A party is entitled to summary judgment (i.e., to have the case dismissed before trial) under Rule 56 of the Federal Rules of Civil Procedure if the court decides, after reviewing the evidence, that there is no "genuine issue of material fact" requiring a trial. In discrimination and sexual harassment cases, the question of whether to file a summary judgment motion or to proceed directly to trial typically arises after the completion of discovery, including depositions, document production, and interrogatories. At that point, employers often ask their lawyers to try to get the plaintiff's claims dismissed, but are mystified by the inability of lawyers to predict the outcome of a summary judgment motion in any given case.
One reason why it has become so difficult to decide whether to invest the time and money needed to make a motion for summary judgment is that the Second Circuit Court of Appeals, which hears appeals from New York's federal courts, sends conflicting signals to New York's federal trial judges about the scope of their authority to grant summary judgment in discrimination cases. The controversy began in 1994, when the Second Circuit reversed a decision by Judge Gerard Goettel, a respected Southern District trial judge, that had granted summary judgment in an age discrimination suit. The Second Circuit, stating that summary judgment is "a drastic... remedy," held that a jury must determine if the plaintiff's layoff was discriminatorily motivated: "[C]ourts must be cautious about granting summary judgment to an employer when, as here, its intent is in issue." Gallo v. Prudential Residential Services, 22 F.3d 1219 (2d Cir. 1994).
Heeding the Second Circuit's obvious signal, Judge Goettel denied summary judgment in a subsequent case, stating that he did not feel empowered to consider granting the employer's motion in light of Gallo. The employer appealed, and Judge Goettel, in a letter to the Second Circuit urging the court to clarify its rules, pointed out that:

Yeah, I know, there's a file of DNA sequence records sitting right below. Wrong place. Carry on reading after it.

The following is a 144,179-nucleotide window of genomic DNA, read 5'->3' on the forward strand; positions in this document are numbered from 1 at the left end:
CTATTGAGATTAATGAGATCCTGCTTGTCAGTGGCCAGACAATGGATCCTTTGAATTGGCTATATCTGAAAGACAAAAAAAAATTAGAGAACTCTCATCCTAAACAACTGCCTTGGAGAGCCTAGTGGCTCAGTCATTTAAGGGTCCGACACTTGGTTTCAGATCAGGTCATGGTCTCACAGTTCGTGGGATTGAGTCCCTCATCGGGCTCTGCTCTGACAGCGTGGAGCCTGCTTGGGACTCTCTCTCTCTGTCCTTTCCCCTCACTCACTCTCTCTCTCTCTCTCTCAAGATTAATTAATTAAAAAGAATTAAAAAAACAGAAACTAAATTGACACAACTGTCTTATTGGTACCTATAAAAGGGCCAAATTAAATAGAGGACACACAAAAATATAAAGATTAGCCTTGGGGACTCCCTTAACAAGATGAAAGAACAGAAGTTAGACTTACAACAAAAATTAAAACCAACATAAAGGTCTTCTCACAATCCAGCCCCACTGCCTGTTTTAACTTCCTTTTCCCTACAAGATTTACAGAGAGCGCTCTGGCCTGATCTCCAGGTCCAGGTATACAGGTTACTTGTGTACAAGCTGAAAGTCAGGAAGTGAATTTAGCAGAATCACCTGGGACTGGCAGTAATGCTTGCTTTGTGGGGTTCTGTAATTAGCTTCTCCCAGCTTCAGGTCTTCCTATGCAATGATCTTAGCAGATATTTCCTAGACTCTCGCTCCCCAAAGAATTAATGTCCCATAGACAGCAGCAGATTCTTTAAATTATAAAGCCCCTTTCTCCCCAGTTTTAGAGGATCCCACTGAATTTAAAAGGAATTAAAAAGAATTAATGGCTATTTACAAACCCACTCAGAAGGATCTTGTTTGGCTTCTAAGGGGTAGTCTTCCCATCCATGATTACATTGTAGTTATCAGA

To simply say that Gallo does not preclude the granting of summary judgment in all employment discrimination cases would be echoing the mother in the anonymous nursery rhyme: Mother, may I go out to swim? Yes, my darling daughter. Hang your clothes on a hickory limb, But don't go near the water.
Needless to say, the Second Circuit chastised Judge Goettel and held that summary judgment was available in appropriate circumstances (although what those circumstances were was left unclear). McLee v. Chrysler Corp., 38 F.3d 67, 68 (2d Cir. 1994).
A recent decision has once again ignited passions about whether employers can win summary judgment. In Gallagher v. Delaney, 139 F.3d 338 (2d Cir. 1998), Judge Jack B. Weinstein, sitting by designation in the Second Circuit, held that summary judgment is effectively unavailable in discrimination and sexual harassment cases. Relying on a politically correct (and indisputably condescending) analysis of federal judges, the Second Circuit noted that an "Article III judge is not a hierophant of social graces" because "whatever the early life of a federal judge," she or he generally lacks the "current real life experience" required to interpret the "subtle...dynamics of the workplace." Id. at 342, 347. The court concluded that federal judges are "not in the best position to define the current sexual tenor of American culture" and therefore "a jury made up of a cross-section of our heterogenous communities provides the appropriate institution for deciding whether borderline situations should be characterized as sexual harassment." Id. at 342.